There was a time when the sound of the drum had ceased at St. Mary’s Reserve, the home of members of the Maliseet First Nation, in New Brunswick, Canada. The silence lasted for two generations. In the late 1980s the drum — the heartbeat of the nation — started beating. “That sound isn’t going to get lost again,” said Maggie Paul, the drum keeper for the community and a founding member of the Wabanoag Singers.
The following is an excerpt from a conversation between Maggie Paul and Franziska von Rosen:
Franziska: Maggie, you talk so passionately about needing songs. What is so important to you about having songs?
Maggie: You see when I sing I am in a spiritual place. The sound takes me there, just the sound. You see not too long ago at the house, I was just lying there on the bed and all at once this flower appeared. That was the most beautiful flower that I’ve seen in my entire life. It looked like a starflower and it was like velvet and the colour of one burgundy and cranberry mixed together. In the center of that flower there was a beam of light and it was bright yellow. When I looked closely at that flower a shimmering voice came out and this voice — it was a beautiful, beautiful sound. I know I can make that same sound that high crystal clear shimmering sound.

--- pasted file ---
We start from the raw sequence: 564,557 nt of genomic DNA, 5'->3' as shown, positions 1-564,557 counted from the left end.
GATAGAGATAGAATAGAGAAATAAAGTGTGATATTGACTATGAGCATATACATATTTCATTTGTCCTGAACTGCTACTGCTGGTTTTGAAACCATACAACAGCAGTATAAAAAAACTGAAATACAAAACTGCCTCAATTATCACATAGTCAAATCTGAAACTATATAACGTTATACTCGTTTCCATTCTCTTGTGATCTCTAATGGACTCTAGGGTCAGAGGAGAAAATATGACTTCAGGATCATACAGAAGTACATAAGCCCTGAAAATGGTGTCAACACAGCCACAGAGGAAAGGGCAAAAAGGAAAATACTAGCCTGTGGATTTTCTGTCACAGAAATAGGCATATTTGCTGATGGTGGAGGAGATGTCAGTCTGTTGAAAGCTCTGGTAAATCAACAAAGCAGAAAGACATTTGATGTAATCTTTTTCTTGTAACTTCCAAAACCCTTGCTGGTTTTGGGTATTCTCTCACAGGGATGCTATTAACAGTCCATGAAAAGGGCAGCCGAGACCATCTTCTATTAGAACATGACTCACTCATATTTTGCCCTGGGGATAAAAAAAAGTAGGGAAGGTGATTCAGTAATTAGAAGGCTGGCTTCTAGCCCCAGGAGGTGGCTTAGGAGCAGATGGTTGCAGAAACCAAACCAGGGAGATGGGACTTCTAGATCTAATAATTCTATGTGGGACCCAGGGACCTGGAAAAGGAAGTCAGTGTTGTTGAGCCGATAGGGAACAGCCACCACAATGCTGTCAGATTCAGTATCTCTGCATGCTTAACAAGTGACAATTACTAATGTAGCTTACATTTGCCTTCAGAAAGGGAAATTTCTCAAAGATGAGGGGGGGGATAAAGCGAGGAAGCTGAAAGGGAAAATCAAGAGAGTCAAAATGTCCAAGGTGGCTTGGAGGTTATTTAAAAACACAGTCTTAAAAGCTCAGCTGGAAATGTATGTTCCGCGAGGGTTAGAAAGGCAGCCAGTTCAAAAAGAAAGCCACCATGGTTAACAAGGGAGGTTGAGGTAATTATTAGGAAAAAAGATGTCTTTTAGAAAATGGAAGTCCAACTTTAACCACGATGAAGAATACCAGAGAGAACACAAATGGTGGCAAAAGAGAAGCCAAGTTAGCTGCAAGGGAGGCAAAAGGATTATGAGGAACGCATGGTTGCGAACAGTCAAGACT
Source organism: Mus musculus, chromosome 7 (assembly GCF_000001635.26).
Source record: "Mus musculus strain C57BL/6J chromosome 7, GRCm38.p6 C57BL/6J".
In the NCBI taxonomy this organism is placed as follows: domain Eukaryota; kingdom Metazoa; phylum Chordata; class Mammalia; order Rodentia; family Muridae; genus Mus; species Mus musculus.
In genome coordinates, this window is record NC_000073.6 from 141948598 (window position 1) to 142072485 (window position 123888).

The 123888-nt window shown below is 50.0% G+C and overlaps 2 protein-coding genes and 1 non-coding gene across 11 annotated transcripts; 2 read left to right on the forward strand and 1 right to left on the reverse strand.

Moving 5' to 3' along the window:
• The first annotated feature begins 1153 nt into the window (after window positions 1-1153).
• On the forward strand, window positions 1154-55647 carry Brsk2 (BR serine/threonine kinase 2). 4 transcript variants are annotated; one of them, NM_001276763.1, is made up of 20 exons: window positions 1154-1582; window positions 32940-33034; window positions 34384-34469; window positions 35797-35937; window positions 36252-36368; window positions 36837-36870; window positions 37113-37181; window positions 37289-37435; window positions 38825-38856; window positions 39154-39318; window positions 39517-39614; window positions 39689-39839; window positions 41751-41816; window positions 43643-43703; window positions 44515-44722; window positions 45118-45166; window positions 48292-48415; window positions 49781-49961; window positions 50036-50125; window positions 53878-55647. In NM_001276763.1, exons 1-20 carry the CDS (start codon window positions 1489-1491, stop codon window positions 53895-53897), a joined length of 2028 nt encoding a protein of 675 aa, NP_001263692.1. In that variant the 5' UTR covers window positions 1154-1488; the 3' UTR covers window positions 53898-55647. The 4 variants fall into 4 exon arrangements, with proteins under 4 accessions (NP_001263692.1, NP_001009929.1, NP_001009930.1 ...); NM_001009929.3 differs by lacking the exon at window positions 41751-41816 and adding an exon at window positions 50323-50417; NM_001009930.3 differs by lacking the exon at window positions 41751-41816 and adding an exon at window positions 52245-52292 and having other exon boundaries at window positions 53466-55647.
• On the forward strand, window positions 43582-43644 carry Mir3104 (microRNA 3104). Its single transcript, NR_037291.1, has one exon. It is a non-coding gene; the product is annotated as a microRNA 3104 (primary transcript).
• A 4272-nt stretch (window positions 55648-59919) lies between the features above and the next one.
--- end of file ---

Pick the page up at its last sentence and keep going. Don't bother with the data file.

Franziska: Can you describe that tone?
Maggie: That, that electricity, or thunderbolt or lightning, yeah that lightning when it goes all over, that’s what it’s like when you’re singing. You can see that energy [Maggie is struggling to describe the sound and uses her hands to help her]. That’s what music feels like to me.
Franziska: When it’s right.
Maggie: Yes! [The energy has built up in the room and both Maggie and I simultaneously release it and laugh].
Franziska: What you are telling me Maggie reminds me of something that I heard an Ojibwe elder say about an “original sound” and in the universe he described it as a “shimmering sound” that went out in all directions. He related that sound to the gourd rattle, and described it as the “Creator’s thoughts.”
Franziska: It seems like now we are really talking about the heart of the music and not about certain pieces of music.
Maggie: Yes! The heart of it. You know when you feel that music the more you talk about it the deeper you get, and the feeling you get is that energy, that force. [Silence]
Producing that energy or force with the voice will be done in different ways according to region, and the genre of repertoire within a region. An Ojibwe powwow singer develops a falsetto voice produced deep in the throat with sound pushed from the diaphragm. In the same community an Ojibwe singer who took part in Midewiwin ceremonies would aim for a voice produced in the head. (http://www.vocalist.org.uk/voice_registers.html#) Haudenosaunee singers also produce more of a head type of voice as do singers on the east and west coasts of Canada. Those who participate in powwows may aim to reproduce more of the quality of sound preferred in northern type singing with high falsetto voices.